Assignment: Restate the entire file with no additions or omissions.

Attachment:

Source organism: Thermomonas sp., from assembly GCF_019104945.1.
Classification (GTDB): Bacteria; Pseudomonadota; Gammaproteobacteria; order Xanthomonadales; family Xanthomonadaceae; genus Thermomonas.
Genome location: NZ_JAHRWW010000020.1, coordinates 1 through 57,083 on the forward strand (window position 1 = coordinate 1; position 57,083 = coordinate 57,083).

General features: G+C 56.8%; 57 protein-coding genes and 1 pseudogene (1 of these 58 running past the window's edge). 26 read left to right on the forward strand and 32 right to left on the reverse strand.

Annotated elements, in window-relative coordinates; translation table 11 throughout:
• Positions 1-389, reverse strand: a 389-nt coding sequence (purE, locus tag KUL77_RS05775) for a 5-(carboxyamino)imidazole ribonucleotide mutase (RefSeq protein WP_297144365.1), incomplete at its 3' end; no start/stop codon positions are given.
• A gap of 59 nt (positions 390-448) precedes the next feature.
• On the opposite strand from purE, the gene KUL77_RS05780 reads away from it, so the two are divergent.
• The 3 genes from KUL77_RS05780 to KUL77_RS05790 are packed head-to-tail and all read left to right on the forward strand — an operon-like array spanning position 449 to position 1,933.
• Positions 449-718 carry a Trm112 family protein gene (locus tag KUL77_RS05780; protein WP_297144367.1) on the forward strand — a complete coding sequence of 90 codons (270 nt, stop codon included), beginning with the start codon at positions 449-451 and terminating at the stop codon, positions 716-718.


Source organism: Thermomonas sp., from assembly GCF_019104945.1.
Classification (GTDB): Bacteria; Pseudomonadota; Gammaproteobacteria; order Xanthomonadales; family Xanthomonadaceae; genus Thermomonas.
Genome location: NZ_JAHRWW010000020.1, coordinates 1 through 57,083 on the forward strand (window position 1 = coordinate 1; position 57,083 = coordinate 57,083).

General features: G+C 56.8%; 57 protein-coding genes and 1 pseudogene (1 of these 58 running past the window's edge). 26 read left to right on the forward strand and 32 right to left on the reverse strand.

Annotated elements, in window-relative coordinates; translation table 11 throughout:
• Positions 1-389, reverse strand: a 389-nt coding sequence (purE, locus tag KUL77_RS05775) for a 5-(carboxyamino)imidazole ribonucleotide mutase (RefSeq protein WP_297144365.1), incomplete at its 3' end; no start/stop codon positions are given.
• A gap of 59 nt (positions 390-448) precedes the next feature.
• On the opposite strand from purE, the gene KUL77_RS05780 reads away from it, so the two are divergent.
• The 3 genes from KUL77_RS05780 to KUL77_RS05790 are packed head-to-tail and all read left to right on the forward strand — an operon-like array spanning position 449 to position 1,933.
• Positions 449-718 carry a Trm112 family protein gene (locus tag KUL77_RS05780; protein WP_297144367.1) on the forward strand — a complete coding sequence of 90 codons (270 nt, stop codon included), beginning with the start codon at positions 449-451 and terminating at the stop codon, positions 716-718.